before Il Barbiere di Siviglia, and two ladies display their
personality in a duet of apparent sympathy while confiding to us that they are
both in love with the same rogue and hate each other accordingly. We also have
love duets of many varieties, from gentlemanly seductions (the lady flirtatious
or sarcastic in response) to heartfelt recriminations.

In the cast at the Leonard Nimoy/Thalia, the men did not please as much as
the women did, though all of them proved adept at conveying the casual yet
emotional nature of romantic comedy. The two gentleman seducers who set the
plot rolling were written for those irresistible figures, women in drag (think:
Cherubino). In Venice, castrati were reserved for more upscale, heroic
opera, while in the Papal States they were expected to play all the women,
actual women being forbidden to set foot on the stage. (Lecherous old ladies
were often played by men in drag, in any key at all.) Modern opera companies
may do as they like in such matters, and what they tend to do is make use of
whatever talent is on hand. The show must go on.

Thus we had Eric S. Brenner, a thin-voiced countertenor, as Riccardo, the
scamp who neglects his fiancÈe Leonora to pursue her friend Doralice, ignoring
her betrothal to Leonora’s brother, Erminio. Erminio was sung by a
mezzo, Stephanie McGuire, so effectively ardent that I thought her, too, a
countertenor. Maria Todaro, who has a deep alto of impressive quality, sang the
heartbroken Leonora, and was quite humorous displaying her dark tones in
sarcastic asides with Elise Jablow’s naÔve, sweetly sung Doralice. Catherine
Leech sang Rosina, a pert servant, with that combination of mischief and
sentiment that we associate with Mozart’s Susanna, as she resisted the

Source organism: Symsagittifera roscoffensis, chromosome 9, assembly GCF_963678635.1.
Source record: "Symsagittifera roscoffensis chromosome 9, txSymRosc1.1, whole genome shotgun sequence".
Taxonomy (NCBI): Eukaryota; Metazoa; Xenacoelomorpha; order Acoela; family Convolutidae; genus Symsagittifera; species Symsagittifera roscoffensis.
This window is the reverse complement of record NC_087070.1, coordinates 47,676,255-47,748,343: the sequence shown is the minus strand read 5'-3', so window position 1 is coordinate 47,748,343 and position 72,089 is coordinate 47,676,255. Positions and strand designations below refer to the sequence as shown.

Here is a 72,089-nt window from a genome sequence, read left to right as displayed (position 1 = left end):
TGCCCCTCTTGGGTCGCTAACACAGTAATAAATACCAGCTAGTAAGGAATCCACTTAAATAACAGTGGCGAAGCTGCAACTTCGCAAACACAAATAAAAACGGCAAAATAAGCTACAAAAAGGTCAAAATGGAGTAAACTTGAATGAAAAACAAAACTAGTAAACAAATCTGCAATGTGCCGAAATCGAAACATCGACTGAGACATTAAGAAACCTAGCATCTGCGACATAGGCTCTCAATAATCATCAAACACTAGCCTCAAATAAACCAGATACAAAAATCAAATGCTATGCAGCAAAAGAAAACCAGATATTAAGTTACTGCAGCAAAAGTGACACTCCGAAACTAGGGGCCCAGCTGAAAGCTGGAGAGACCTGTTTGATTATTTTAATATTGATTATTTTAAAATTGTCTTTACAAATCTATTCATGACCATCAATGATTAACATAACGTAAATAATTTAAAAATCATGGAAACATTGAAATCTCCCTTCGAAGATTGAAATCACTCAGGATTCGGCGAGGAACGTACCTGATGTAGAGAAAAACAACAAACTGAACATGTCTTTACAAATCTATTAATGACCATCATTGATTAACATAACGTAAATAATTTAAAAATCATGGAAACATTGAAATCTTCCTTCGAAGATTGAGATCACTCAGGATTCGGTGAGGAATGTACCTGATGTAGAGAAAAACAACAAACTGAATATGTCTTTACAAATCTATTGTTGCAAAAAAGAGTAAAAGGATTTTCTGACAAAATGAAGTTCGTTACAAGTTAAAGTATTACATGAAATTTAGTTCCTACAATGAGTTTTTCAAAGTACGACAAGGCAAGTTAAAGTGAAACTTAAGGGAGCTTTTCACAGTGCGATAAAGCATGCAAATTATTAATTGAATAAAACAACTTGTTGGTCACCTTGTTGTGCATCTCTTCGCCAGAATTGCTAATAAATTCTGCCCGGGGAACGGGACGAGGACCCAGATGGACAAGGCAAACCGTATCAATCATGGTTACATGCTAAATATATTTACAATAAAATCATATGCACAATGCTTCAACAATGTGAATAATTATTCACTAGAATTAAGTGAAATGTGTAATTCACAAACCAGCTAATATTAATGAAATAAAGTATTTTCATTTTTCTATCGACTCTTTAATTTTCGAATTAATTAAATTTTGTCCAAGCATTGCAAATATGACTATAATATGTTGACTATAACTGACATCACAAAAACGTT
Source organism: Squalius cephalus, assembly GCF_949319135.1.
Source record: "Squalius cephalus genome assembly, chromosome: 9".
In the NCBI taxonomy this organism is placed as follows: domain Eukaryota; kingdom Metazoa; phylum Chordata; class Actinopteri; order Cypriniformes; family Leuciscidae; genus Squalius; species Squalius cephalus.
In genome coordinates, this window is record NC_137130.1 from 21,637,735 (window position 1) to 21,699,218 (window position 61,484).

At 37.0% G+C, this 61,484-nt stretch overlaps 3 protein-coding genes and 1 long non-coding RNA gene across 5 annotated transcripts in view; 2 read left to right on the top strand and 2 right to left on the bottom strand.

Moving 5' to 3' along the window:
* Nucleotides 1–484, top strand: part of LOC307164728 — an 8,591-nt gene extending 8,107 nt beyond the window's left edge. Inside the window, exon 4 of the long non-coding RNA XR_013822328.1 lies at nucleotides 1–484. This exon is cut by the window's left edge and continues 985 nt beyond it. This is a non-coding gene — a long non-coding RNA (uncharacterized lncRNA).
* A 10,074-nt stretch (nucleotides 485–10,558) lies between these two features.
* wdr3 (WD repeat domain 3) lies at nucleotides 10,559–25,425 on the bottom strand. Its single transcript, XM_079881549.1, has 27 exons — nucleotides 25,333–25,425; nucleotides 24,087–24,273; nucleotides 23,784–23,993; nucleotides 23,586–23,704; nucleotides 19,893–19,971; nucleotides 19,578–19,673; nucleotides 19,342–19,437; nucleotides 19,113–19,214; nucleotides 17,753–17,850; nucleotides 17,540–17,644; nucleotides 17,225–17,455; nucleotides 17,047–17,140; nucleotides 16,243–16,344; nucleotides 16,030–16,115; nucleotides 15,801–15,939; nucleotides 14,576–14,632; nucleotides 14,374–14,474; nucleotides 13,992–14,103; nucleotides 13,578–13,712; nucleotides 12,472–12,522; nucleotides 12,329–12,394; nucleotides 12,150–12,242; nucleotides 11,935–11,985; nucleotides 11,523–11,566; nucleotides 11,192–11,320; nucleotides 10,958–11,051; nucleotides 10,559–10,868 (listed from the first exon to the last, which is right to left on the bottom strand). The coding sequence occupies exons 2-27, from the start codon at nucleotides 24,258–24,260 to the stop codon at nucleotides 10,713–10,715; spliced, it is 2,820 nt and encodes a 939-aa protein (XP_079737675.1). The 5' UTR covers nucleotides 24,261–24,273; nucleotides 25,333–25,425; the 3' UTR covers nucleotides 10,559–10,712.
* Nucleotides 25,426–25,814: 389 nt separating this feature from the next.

advances of both Riccardo’s lecherous uncle (dry-voiced Christopher Preston
Thompson) and Riccardo’s bombastic friend Rodimarte (a bumptious baritone,
Stephen Lavonier), and sighed to no avail for Ms. McGuire’s Erminio. Briana
Sakamoto completed the cast as the elderly innkeeper with designs on the uncle
who is after her servant. Somehow four happy couples evolved by the conclusion,
though one wouldn’t predict happy marriages for many of the eight.
Nor does one foresee major careers for most of these voices (I’d like to hear
Ms. Todaro again), but their zesty performances and lack of top-flight
pretension give us, perhaps, a more precise notion of the light musical theater
derived from antique commedia that got audiences joyously through an
evening out in 1718 when the regatta teams weren’t out playing water polo.
How very enjoyable to encounter such a thing in New York in 2013!

John Yohalem

Production and cast information:

Riccardo: Eric S. Brenner; Bombarda: Stephen Lavonier; Leonora: Maria
Todaro; Cornelia: Briana Sakamoto; Rosina: Catherine Leech; Flaminio:
Christopher Preston Thompson; Doralice: Elise Jablow; Ermino: Stephanie
McGuire. Sinfonia New York under Dorian Komanoff Bandy. Underworld Productions.
At the Leonard Nimoy Thalia Theater. Performance of May 22.

image_description=Illustration by Underworld Productions Opera
product_title=Alessandro Scarlatti’s Il Trionfo dell’Onore
product_by=A review by John Yohalem
product_id=Above: Illustration by Underworld Productions Opera